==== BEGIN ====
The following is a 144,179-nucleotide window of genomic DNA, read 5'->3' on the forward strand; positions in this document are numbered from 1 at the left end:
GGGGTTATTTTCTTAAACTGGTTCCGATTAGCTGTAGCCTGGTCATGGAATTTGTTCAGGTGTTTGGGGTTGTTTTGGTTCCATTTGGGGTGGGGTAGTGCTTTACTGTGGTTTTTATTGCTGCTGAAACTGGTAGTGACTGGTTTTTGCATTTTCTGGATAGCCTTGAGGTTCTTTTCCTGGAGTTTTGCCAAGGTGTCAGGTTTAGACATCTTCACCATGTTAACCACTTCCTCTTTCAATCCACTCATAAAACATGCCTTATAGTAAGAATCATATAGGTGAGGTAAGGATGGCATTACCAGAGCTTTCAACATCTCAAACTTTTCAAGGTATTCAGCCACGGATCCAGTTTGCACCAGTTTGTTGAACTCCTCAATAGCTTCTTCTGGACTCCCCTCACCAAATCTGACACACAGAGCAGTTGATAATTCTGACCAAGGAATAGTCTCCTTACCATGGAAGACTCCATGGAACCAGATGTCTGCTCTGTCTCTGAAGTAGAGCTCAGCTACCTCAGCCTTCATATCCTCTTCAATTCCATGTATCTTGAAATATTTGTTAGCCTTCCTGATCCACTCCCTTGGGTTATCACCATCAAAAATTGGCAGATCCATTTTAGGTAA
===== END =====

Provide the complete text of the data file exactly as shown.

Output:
The following is a 144,179-nucleotide window of genomic DNA, read 5'->3' on the forward strand; positions in this document are numbered from 1 at the left end:
GGGGTTATTTTCTTAAACTGGTTCCGATTAGCTGTAGCCTGGTCATGGAATTTGTTCAGGTGTTTGGGGTTGTTTTGGTTCCATTTGGGGTGGGGTAGTGCTTTACTGTGGTTTTTATTGCTGCTGAAACTGGTAGTGACTGGTTTTTGCATTTTCTGGATAGCCTTGAGGTTCTTTTCCTGGAGTTTTGCCAAGGTGTCAGGTTTAGACATCTTCACCATGTTAACCACTTCCTCTTTCAATCCACTCATAAAACATGCCTTATAGTAAGAATCATATAGGTGAGGTAAGGATGGCATTACCAGAGCTTTCAACATCTCAAACTTTTCAAGGTATTCAGCCACGGATCCAGTTTGCACCAGTTTGTTGAACTCCTCAATAGCTTCTTCTGGACTCCCCTCACCAAATCTGACACACAGAGCAGTTGATAATTCTGACCAAGGAATAGTCTCCTTACCATGGAAGACTCCATGGAACCAGATGTCTGCTCTGTCTCTGAAGTAGAGCTCAGCTACCTCAGCCTTCATATCCTCTTCAATTCCATGTATCTTGAAATATTTGTTAGCCTTCCTGATCCACTCCCTTGGGTTATCACCATCAAAAATTGGCAGATCCATTTTAGGTAA